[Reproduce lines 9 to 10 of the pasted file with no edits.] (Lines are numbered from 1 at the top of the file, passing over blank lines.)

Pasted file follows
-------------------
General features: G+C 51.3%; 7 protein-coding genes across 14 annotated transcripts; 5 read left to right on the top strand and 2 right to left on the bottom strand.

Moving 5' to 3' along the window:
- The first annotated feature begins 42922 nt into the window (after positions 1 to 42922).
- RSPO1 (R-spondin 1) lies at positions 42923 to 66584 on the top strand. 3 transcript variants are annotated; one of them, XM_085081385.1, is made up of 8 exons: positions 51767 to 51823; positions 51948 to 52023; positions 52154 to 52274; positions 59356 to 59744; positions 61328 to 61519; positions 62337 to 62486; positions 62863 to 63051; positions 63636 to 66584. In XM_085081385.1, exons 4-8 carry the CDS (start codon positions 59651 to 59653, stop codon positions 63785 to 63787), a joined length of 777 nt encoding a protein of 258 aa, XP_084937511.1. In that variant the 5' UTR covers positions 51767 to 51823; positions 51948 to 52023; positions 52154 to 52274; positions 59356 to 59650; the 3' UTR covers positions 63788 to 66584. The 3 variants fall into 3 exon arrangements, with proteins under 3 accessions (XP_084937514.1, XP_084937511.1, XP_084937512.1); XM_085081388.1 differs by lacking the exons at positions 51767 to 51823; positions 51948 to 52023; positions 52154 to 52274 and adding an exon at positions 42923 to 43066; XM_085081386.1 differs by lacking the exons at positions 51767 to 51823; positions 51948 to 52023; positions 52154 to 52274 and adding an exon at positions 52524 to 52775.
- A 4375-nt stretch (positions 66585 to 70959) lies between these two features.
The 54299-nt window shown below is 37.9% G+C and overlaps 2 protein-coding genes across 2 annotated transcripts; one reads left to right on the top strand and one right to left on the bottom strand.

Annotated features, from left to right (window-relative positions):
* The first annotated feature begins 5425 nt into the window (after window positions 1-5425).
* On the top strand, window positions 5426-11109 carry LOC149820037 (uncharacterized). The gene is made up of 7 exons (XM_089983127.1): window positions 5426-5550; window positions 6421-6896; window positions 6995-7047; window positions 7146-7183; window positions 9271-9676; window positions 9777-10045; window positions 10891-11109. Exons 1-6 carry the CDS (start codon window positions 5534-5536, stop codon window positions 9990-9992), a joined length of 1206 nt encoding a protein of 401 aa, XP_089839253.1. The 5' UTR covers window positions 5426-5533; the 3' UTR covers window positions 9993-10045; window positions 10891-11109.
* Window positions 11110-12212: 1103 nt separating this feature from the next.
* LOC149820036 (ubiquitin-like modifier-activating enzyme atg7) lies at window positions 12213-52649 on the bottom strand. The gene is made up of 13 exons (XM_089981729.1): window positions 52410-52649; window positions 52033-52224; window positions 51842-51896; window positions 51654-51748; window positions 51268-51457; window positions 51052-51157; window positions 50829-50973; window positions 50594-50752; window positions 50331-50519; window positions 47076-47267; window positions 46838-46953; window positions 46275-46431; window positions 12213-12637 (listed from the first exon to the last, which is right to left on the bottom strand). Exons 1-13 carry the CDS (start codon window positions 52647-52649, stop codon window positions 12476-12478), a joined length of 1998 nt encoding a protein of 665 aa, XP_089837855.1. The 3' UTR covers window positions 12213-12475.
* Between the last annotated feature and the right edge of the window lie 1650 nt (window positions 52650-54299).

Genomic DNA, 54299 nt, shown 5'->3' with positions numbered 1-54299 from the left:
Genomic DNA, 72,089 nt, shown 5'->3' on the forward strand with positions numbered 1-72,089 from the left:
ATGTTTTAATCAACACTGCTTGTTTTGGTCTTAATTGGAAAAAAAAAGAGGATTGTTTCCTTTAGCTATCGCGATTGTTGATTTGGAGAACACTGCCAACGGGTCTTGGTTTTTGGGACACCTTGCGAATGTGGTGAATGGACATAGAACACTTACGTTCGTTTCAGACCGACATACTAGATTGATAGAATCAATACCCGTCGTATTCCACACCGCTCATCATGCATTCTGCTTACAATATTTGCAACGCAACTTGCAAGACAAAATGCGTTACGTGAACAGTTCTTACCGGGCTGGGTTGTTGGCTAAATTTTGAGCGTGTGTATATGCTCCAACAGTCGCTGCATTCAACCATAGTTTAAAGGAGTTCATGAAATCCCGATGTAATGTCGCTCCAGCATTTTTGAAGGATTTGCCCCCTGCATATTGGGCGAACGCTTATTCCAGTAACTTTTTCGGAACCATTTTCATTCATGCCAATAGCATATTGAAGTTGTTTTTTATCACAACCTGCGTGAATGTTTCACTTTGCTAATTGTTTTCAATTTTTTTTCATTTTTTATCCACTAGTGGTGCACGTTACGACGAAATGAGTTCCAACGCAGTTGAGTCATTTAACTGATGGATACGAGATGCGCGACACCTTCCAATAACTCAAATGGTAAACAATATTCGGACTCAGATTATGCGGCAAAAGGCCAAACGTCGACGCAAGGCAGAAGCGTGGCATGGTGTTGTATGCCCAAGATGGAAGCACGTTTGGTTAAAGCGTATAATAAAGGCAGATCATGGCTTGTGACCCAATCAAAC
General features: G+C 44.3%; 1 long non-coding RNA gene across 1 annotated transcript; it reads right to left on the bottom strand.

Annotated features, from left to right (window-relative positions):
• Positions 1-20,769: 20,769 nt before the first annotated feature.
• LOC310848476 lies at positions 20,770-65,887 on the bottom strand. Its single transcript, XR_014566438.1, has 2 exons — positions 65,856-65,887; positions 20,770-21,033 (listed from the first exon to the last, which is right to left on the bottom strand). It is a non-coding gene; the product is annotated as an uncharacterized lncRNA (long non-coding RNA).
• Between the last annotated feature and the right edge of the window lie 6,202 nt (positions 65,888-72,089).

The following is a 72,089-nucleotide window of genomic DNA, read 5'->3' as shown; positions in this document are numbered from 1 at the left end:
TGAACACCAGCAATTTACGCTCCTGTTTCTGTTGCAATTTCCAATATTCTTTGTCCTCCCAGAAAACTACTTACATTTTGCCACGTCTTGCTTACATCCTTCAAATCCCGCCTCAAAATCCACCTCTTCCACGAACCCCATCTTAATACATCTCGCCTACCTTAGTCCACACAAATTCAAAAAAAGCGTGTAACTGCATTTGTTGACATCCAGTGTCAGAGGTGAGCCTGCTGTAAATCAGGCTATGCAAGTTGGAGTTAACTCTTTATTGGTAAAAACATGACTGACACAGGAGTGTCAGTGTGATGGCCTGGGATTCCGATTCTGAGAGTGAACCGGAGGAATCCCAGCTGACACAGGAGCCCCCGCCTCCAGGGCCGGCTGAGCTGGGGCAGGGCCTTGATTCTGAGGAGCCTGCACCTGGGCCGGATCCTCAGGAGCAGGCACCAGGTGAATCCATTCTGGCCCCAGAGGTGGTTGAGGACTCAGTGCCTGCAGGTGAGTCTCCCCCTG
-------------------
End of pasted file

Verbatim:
* On the top strand, window positions 5426-11109 carry LOC149820037 (uncharacterized). The gene is made up of 7 exons (XM_089983127.1): window positions 5426-5550; window positions 6421-6896; window positions 6995-7047; window positions 7146-7183; window positions 9271-9676; window positions 9777-10045; window positions 10891-11109. Exons 1-6 carry the CDS (start codon window positions 5534-5536, stop codon window positions 9990-9992), a joined length of 1206 nt encoding a protein of 401 aa, XP_089839253.1. The 5' UTR covers window positions 5426-5533; the 3' UTR covers window positions 9993-10045; window positions 10891-11109.
* Window positions 11110-12212: 1103 nt separating this feature from the next.